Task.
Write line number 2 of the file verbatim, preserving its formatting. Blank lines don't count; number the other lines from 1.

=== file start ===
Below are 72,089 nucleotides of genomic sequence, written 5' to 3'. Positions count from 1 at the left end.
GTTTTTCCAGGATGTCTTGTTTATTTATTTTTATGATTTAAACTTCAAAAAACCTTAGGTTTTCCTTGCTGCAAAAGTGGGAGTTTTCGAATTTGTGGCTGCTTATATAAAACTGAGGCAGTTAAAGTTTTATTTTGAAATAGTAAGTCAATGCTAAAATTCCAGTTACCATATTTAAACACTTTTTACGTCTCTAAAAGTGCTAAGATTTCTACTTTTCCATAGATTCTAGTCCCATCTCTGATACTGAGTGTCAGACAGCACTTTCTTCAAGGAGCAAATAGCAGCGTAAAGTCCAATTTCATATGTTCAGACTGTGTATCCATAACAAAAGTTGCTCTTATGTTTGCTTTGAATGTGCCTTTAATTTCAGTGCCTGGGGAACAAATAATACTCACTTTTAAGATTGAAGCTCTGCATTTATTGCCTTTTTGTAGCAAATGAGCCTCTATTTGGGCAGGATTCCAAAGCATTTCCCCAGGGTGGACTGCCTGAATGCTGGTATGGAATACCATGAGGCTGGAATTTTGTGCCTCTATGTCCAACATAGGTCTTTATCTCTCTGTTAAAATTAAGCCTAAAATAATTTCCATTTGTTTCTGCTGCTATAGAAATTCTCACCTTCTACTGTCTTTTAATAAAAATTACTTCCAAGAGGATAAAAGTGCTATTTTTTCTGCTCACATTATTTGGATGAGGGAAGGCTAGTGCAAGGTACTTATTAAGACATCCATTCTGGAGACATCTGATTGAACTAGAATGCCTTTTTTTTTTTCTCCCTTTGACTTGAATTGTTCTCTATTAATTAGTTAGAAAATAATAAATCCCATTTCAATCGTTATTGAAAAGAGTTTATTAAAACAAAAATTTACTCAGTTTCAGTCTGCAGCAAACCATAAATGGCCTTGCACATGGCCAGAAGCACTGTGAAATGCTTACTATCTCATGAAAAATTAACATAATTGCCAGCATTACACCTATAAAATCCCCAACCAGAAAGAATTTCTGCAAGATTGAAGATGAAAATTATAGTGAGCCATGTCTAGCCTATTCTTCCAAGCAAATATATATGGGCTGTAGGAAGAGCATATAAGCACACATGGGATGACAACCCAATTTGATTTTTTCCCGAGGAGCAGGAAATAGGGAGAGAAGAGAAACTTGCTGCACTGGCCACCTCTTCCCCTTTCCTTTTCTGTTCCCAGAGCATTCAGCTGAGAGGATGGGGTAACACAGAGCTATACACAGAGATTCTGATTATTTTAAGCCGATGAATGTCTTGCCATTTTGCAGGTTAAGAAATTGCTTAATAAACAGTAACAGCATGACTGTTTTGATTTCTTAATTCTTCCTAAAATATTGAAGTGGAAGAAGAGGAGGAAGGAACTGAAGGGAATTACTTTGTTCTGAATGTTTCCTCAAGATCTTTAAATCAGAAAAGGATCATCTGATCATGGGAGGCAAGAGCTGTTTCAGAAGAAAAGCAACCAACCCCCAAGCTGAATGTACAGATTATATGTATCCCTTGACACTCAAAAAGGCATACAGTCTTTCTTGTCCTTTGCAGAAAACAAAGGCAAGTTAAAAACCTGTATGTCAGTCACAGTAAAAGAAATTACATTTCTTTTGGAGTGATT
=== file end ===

GTTTTTCCAGGATGTCTTGTTTATTTATTTTTATGATTTAAACTTCAAAAAACCTTAGGTTTTCCTTGCTGCAAAAGTGGGAGTTTTCGAATTTGTGGCTGCTTATATAAAACTGAGGCAGTTAAAGTTTTATTTTGAAATAGTAAGTCAATGCTAAAATTCCAGTTACCATATTTAAACACTTTTTACGTCTCTAAAAGTGCTAAGATTTCTACTTTTCCATAGATTCTAGTCCCATCTCTGATACTGAGTGTCAGACAGCACTTTCTTCAAGGAGCAAATAGCAGCGTAAAGTCCAATTTCATATGTTCAGACTGTGTATCCATAACAAAAGTTGCTCTTATGTTTGCTTTGAATGTGCCTTTAATTTCAGTGCCTGGGGAACAAATAATACTCACTTTTAAGATTGAAGCTCTGCATTTATTGCCTTTTTGTAGCAAATGAGCCTCTATTTGGGCAGGATTCCAAAGCATTTCCCCAGGGTGGACTGCCTGAATGCTGGTATGGAATACCATGAGGCTGGAATTTTGTGCCTCTATGTCCAACATAGGTCTTTATCTCTCTGTTAAAATTAAGCCTAAAATAATTTCCATTTGTTTCTGCTGCTATAGAAATTCTCACCTTCTACTGTCTTTTAATAAAAATTACTTCCAAGAGGATAAAAGTGCTATTTTTTCTGCTCACATTATTTGGATGAGGGAAGGCTAGTGCAAGGTACTTATTAAGACATCCATTCTGGAGACATCTGATTGAACTAGAATGCCTTTTTTTTTTTCTCCCTTTGACTTGAATTGTTCTCTATTAATTAGTTAGAAAATAATAAATCCCATTTCAATCGTTATTGAAAAGAGTTTATTAAAACAAAAATTTACTCAGTTTCAGTCTGCAGCAAACCATAAATGGCCTTGCACATGGCCAGAAGCACTGTGAAATGCTTACTATCTCATGAAAAATTAACATAATTGCCAGCATTACACCTATAAAATCCCCAACCAGAAAGAATTTCTGCAAGATTGAAGATGAAAATTATAGTGAGCCATGTCTAGCCTATTCTTCCAAGCAAATATATATGGGCTGTAGGAAGAGCATATAAGCACACATGGGATGACAACCCAATTTGATTTTTTCCCGAGGAGCAGGAAATAGGGAGAGAAGAGAAACTTGCTGCACTGGCCACCTCTTCCCCTTTCCTTTTCTGTTCCCAGAGCATTCAGCTGAGAGGATGGGGTAACACAGAGCTATACACAGAGATTCTGATTATTTTAAGCCGATGAATGTCTTGCCATTTTGCAGGTTAAGAAATTGCTTAATAAACAGTAACAGCATGACTGTTTTGATTTCTTAATTCTTCCTAAAATATTGAAGTGGAAGAAGAGGAGGAAGGAACTGAAGGGAATTACTTTGTTCTGAATGTTTCCTCAAGATCTTTAAATCAGAAAAGGATCATCTGATCATGGGAGGCAAGAGCTGTTTCAGAAGAAAAGCAACCAACCCCCAAGCTGAATGTACAGATTATATGTATCCCTTGACACTCAAAAAGGCATACAGTCTTTCTTGTCCTTTGCAGAAAACAAAGGCAAGTTAAAAACCTGTATGTCAGTCACAGTAAAAGAAATTACATTTCTTTTGGAGTGATT